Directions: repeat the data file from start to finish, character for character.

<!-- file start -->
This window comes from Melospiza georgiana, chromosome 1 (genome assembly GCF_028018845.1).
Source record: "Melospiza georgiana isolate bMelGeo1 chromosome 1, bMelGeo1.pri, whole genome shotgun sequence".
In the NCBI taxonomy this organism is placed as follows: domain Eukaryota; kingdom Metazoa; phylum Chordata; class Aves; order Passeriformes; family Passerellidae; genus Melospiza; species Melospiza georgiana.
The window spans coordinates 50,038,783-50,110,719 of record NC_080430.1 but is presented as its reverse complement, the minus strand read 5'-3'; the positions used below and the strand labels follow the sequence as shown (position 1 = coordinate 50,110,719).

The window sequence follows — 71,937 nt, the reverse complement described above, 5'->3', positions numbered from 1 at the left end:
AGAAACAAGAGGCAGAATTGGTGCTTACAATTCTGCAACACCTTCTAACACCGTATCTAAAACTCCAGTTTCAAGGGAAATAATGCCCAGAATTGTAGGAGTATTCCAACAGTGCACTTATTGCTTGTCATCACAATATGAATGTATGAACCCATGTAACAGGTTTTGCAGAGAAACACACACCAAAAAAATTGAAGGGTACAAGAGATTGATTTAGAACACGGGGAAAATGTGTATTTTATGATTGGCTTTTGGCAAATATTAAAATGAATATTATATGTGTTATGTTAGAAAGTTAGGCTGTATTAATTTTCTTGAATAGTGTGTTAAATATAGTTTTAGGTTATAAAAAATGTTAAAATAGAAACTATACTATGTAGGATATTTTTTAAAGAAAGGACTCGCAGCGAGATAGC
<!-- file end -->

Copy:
This window comes from Melospiza georgiana, chromosome 1 (genome assembly GCF_028018845.1).
Source record: "Melospiza georgiana isolate bMelGeo1 chromosome 1, bMelGeo1.pri, whole genome shotgun sequence".
In the NCBI taxonomy this organism is placed as follows: domain Eukaryota; kingdom Metazoa; phylum Chordata; class Aves; order Passeriformes; family Passerellidae; genus Melospiza; species Melospiza georgiana.
The window spans coordinates 50,038,783-50,110,719 of record NC_080430.1 but is presented as its reverse complement, the minus strand read 5'-3'; the positions used below and the strand labels follow the sequence as shown (position 1 = coordinate 50,110,719).

The window sequence follows — 71,937 nt, the reverse complement described above, 5'->3', positions numbered from 1 at the left end:
AGAAACAAGAGGCAGAATTGGTGCTTACAATTCTGCAACACCTTCTAACACCGTATCTAAAACTCCAGTTTCAAGGGAAATAATGCCCAGAATTGTAGGAGTATTCCAACAGTGCACTTATTGCTTGTCATCACAATATGAATGTATGAACCCATGTAACAGGTTTTGCAGAGAAACACACACCAAAAAAATTGAAGGGTACAAGAGATTGATTTAGAACACGGGGAAAATGTGTATTTTATGATTGGCTTTTGGCAAATATTAAAATGAATATTATATGTGTTATGTTAGAAAGTTAGGCTGTATTAATTTTCTTGAATAGTGTGTTAAATATAGTTTTAGGTTATAAAAAATGTTAAAATAGAAACTATACTATGTAGGATATTTTTTAAAGAAAGGACTCGCAGCGAGATAGC